by Mark Powell MS ATC

Concussions are a fact of life in high school sports and will most likely not go away while high-risk contact sports remain as they are today. But as medical professionals learn more about the symptoms and effects of concussions, it is becoming clearer to coaches, trainers, and officials what to look for in a player to determine if they have sustained a concussion.

In an article titled, “Suggested Guidelines for Management of Concussion in Sports,” the National Federation of State High School Associations lays out clearly, signs and symptoms to look out for and how to manage the situation.

Here are some of the key points covered by the NFHS.

Recognition and management are paramount. Always remove a player from any further physical activity whenever they show any signs, symptoms or behaviors of a concussion. By continuing to play, those symptoms could worsen and put them at added risk of permanent brain damage or worse.

If you suspect a player has a concussion, follow the “Heads-Up” 4-step action plan.

  1. Remove the athlete from play.
  2. Ensure that the athlete is evaluated by an appropriate health-care professional.
  3. Inform the athlete’s parents or guardians about the possible concussion and give them information on concussions.
  4. Keep the athlete out of play the day of the injury and until an appropriate health-care professional says he or she is symptom-free and gives the okay to return to activity.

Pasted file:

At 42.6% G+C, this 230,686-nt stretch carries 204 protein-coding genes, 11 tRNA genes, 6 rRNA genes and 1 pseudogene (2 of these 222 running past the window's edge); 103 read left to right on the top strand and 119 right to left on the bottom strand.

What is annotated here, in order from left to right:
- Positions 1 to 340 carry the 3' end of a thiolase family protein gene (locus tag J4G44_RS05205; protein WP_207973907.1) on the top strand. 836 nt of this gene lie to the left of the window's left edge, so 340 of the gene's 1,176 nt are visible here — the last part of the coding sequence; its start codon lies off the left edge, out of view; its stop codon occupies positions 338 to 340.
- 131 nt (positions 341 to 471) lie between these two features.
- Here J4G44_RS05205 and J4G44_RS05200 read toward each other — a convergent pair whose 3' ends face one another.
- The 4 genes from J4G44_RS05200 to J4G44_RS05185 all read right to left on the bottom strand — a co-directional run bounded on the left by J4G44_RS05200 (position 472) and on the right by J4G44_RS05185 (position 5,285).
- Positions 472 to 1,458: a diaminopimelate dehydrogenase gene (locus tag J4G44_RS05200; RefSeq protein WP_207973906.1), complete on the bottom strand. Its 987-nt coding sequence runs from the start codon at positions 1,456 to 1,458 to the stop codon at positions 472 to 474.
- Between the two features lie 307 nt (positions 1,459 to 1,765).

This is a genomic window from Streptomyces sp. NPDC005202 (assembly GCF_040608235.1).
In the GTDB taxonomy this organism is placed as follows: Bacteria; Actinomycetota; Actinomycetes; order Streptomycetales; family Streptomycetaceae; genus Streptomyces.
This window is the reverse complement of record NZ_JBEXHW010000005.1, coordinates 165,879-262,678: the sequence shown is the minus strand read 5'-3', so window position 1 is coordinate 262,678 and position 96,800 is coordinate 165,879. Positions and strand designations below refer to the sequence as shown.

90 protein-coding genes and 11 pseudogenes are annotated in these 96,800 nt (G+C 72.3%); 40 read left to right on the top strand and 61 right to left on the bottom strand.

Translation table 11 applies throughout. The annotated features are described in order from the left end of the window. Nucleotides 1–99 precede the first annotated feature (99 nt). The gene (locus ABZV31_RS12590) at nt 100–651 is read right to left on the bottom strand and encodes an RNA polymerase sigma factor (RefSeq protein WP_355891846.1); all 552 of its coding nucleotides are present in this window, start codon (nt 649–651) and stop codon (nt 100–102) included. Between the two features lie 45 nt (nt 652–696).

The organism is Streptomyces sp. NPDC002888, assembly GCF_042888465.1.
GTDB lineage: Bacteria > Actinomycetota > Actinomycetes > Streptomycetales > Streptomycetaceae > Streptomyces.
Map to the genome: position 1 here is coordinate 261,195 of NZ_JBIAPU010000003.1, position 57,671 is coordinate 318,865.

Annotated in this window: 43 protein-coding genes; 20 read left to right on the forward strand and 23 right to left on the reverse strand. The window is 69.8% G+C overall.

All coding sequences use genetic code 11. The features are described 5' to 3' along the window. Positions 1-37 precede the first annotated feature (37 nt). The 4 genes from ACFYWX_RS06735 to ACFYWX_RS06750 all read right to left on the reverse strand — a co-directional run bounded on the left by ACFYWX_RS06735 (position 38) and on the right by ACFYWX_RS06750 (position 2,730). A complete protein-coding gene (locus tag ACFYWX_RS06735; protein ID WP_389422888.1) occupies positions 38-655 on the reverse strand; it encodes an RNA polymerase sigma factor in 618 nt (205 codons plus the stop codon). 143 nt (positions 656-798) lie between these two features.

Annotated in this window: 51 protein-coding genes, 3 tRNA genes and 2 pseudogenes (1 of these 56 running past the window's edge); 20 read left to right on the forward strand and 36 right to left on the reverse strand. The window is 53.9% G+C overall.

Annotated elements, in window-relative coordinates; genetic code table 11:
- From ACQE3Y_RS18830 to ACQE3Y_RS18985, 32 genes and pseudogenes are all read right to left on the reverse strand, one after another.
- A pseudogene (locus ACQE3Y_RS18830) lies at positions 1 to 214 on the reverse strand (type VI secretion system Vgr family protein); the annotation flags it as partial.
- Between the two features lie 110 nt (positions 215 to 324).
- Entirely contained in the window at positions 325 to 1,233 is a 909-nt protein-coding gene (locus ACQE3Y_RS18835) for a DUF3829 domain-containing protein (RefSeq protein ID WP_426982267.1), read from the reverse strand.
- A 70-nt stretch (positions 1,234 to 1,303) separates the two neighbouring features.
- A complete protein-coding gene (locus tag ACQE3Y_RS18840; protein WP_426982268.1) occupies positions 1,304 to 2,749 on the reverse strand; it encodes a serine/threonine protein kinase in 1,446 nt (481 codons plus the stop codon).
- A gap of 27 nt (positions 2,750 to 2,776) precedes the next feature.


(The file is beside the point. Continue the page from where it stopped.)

They recommend cognitive rest after a concussion. Many athletes will struggle with short and long term memory, concentration and organization for up to several weeks after a concussion. They will need rest to give their brain a chance to heal. Rest includes a break from physical and mental activities that require concentration and attention.

Monitor return-to-play closely and never allow an athlete to return the same day as the injury. In fact, it should not be allowed until the athlete has no symptoms and has been cleared by an appropriate health-care professional. The article suggests a 5-step approach to returning the player to full action.

If symptoms of a concussion reoccur at any time during the return-to-activity program, the athlete must discontinue all activity and be reevaluated by the health-care provider.

Read the full article at the following link.

User Comments ( 1 )

  • Paul nailey

    Great article. Thanks for sharing

Give a Reply